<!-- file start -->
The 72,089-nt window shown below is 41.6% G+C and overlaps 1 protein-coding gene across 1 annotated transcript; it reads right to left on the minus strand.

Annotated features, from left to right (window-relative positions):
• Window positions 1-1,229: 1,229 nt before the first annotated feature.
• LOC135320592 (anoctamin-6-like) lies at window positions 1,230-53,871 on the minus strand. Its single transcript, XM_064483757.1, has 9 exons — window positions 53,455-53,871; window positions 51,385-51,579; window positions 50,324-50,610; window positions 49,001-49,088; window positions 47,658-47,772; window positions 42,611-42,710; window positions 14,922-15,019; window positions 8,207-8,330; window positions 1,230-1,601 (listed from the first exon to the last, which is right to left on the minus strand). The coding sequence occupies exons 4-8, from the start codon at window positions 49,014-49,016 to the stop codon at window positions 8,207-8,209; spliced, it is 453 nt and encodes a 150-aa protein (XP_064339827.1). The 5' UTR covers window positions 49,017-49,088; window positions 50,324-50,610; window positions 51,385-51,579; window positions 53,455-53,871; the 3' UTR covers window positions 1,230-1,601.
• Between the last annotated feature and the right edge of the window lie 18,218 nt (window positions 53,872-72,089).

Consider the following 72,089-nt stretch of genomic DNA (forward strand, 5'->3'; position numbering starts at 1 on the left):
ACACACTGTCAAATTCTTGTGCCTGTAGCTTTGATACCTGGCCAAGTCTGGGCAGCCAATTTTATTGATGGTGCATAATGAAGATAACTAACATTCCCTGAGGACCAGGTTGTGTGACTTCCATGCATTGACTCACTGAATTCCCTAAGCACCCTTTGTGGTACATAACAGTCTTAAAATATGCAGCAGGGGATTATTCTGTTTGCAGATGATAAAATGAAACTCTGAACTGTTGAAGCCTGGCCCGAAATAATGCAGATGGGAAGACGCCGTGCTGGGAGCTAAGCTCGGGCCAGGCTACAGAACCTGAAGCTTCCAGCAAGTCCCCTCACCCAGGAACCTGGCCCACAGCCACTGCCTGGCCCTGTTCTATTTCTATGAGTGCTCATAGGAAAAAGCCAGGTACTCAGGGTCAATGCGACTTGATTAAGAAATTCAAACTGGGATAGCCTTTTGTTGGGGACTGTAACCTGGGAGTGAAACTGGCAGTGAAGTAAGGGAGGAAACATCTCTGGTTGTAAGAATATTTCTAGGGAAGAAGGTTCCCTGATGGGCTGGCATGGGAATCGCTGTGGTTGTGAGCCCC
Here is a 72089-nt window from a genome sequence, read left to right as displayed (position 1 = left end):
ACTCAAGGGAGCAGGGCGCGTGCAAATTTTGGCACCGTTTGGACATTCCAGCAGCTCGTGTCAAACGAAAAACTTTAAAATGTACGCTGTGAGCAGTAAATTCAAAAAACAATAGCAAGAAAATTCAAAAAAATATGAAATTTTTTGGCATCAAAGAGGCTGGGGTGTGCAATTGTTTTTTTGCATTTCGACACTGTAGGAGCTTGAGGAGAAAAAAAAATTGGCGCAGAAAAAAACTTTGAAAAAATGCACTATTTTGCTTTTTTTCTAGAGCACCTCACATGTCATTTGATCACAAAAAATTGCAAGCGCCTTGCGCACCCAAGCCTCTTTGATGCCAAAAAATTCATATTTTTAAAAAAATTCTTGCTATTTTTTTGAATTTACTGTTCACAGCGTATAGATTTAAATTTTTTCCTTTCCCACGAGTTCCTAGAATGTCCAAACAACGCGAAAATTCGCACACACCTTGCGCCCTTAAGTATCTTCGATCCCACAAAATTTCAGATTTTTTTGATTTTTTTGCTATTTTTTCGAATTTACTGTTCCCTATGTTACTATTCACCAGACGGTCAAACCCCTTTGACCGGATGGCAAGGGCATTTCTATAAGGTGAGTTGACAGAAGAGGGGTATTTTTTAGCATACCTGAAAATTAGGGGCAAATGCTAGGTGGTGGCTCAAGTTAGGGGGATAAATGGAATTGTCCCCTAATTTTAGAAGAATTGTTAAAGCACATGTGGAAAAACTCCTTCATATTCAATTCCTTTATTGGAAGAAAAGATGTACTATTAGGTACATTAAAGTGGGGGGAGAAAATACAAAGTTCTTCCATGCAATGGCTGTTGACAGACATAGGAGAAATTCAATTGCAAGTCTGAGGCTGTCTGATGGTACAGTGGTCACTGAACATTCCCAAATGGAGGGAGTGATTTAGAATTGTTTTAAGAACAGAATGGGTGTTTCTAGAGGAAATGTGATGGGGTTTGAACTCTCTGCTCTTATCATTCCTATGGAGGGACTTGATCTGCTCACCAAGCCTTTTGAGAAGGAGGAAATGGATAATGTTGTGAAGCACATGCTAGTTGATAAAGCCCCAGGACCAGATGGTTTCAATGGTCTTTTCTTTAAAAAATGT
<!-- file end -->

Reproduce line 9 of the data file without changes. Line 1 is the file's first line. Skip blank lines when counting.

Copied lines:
ACTCAAGGGAGCAGGGCGCGTGCAAATTTTGGCACCGTTTGGACATTCCAGCAGCTCGTGTCAAACGAAAAACTTTAAAATGTACGCTGTGAGCAGTAAATTCAAAAAACAATAGCAAGAAAATTCAAAAAAATATGAAATTTTTTGGCATCAAAGAGGCTGGGGTGTGCAATTGTTTTTTTGCATTTCGACACTGTAGGAGCTTGAGGAGAAAAAAAAATTGGCGCAGAAAAAAACTTTGAAAAAATGCACTATTTTGCTTTTTTTCTAGAGCACCTCACATGTCATTTGATCACAAAAAATTGCAAGCGCCTTGCGCACCCAAGCCTCTTTGATGCCAAAAAATTCATATTTTTAAAAAAATTCTTGCTATTTTTTTGAATTTACTGTTCACAGCGTATAGATTTAAATTTTTTCCTTTCCCACGAGTTCCTAGAATGTCCAAACAACGCGAAAATTCGCACACACCTTGCGCCCTTAAGTATCTTCGATCCCACAAAATTTCAGATTTTTTTGATTTTTTTGCTATTTTTTCGAATTTACTGTTCCCTATGTTACTATTCACCAGACGGTCAAACCCCTTTGACCGGATGGCAAGGGCATTTCTATAAGGTGAGTTGACAGAAGAGGGGTATTTTTTAGCATACCTGAAAATTAGGGGCAAATGCTAGGTGGTGGCTCAAGTTAGGGGGATAAATGGAATTGTCCCCTAATTTTAGAAGAATTGTTAAAGCACATGTGGAAAAACTCCTTCATATTCAATTCCTTTATTGGAAGAAAAGATGTACTATTAGGTACATTAAAGTGGGGGGAGAAAATACAAAGTTCTTCCATGCAATGGCTGTTGACAGACATAGGAGAAATTCAATTGCAAGTCTGAGGCTGTCTGATGGTACAGTGGTCACTGAACATTCCCAAATGGAGGGAGTGATTTAGAATTGTTTTAAGAACAGAATGGGTGTTTCTAGAGGAAATGTGATGGGGTTTGAACTCTCTGCTCTTATCATTCCTATGGAGGGACTTGATCTGCTCACCAAGCCTTTTGAGAAGGAGGAAATGGATAATGTTGTGAAGCACATGCTAGTTGATAAAGCCCCAGGACCAGATGGTTTCAATGGTCTTTTCTTTAAAAAATGT